In an interesting development worthy of being the answer to a trivia question the largest European Union member state, Germany with its 80 million citizens, and the smallest, the Mediterranean island nation of Malta with roughly 400,000 people, both have moved within a week of each-other to legalize Same Sex Marriage. This move is especially surprising in the case of Malta because it, unlike constitutionally secular Germany, has an official state religion, Roman Catholicism which has been notably hostile to adoption rights for same sex couples, as well as same sex marriage which makes this move by the government of Prime Minister Joseph Muscat, politically risky. This is not to say Muscat is making the wrong choice as according to polling data from 2016 gathered by Eurobarometer roughly 60 percent of Maltese citizens support same-sex marriage which although not an overwhelming mandate is still a decent majority which could be used to legislate.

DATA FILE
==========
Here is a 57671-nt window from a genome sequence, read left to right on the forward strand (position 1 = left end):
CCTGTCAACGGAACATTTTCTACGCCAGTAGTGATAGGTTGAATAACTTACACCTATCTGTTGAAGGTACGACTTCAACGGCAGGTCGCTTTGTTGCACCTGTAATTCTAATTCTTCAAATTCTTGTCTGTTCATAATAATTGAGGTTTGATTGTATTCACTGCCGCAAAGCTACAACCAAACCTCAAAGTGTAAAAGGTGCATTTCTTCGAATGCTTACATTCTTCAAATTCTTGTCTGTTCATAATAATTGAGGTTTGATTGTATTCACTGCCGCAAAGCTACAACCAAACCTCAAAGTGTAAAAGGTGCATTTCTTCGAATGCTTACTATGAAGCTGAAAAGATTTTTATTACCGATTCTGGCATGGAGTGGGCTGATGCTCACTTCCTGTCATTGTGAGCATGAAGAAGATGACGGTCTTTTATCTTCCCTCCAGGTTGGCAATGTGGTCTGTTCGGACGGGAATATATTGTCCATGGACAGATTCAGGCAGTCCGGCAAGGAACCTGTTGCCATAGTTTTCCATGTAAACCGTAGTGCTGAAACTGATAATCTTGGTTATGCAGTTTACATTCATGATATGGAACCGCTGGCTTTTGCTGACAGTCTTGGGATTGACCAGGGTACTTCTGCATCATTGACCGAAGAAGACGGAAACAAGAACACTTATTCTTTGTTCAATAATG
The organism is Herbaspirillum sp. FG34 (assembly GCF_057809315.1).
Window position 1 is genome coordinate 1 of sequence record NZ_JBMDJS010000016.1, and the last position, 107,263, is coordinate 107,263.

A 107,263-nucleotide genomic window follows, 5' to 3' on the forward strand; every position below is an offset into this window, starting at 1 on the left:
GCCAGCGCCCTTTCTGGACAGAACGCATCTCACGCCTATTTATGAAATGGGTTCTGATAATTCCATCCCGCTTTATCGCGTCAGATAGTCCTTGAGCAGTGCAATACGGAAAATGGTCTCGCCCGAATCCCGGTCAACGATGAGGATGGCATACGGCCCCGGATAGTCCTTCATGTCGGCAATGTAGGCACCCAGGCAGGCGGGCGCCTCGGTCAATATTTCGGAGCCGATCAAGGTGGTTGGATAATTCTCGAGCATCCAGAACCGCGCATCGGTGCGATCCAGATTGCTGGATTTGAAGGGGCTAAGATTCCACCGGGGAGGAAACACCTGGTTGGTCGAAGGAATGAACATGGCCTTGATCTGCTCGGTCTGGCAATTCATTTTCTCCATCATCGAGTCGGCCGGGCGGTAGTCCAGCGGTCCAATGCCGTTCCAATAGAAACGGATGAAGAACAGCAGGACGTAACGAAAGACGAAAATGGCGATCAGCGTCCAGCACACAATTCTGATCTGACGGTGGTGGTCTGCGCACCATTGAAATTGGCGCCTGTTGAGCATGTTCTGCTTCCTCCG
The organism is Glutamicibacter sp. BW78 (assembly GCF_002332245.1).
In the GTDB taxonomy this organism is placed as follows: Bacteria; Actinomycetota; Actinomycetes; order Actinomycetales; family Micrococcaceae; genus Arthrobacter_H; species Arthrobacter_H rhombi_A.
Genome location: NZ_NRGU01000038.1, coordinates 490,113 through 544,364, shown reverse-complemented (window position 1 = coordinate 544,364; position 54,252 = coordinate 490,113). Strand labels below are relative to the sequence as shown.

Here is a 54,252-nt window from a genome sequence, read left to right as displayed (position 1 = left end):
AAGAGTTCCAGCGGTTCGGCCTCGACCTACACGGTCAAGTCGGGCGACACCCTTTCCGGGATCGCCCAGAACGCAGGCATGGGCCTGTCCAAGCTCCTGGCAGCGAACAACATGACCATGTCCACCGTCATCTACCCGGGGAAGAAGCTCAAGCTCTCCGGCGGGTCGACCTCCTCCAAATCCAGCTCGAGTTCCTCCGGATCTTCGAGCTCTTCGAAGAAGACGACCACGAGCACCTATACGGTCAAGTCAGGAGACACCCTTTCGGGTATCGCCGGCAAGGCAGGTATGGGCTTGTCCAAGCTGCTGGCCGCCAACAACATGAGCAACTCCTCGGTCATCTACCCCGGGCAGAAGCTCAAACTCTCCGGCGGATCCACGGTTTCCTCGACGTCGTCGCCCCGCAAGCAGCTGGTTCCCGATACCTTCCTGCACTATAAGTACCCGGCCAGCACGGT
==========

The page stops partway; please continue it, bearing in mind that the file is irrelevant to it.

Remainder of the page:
The centre-right, which has formed a coalition with Muscat’s Labour Party, supports the Marriage Equality Bill which also scraps the inclusion of gendered terms (most notably husband and wife) in the existing Marriage Act of Malta. Among the other changes, it also addresses the issue of same-sex adoption which it will permit. As mentioned due to the state relationship with Catholicism, not everyone is enthusiastic about the proposed legal changes with Archbishop Charles Scicluna saying that it signals the end of Mother’s Day and undermines the procreative nature of sexual intercourse. Whether or not Scicluna’s concerns are taken into account and the bill is eventually watered down or scrapped all together is up for speculation. What is not is the goal of Muscat’s government which he claims is to “put issues of equality as a matter of principle rather than mere cosmetic changes.”. At this point in time, there is not a definite timetable for passage although it could be soon given the reaction of opponents and the excitement of supporters.

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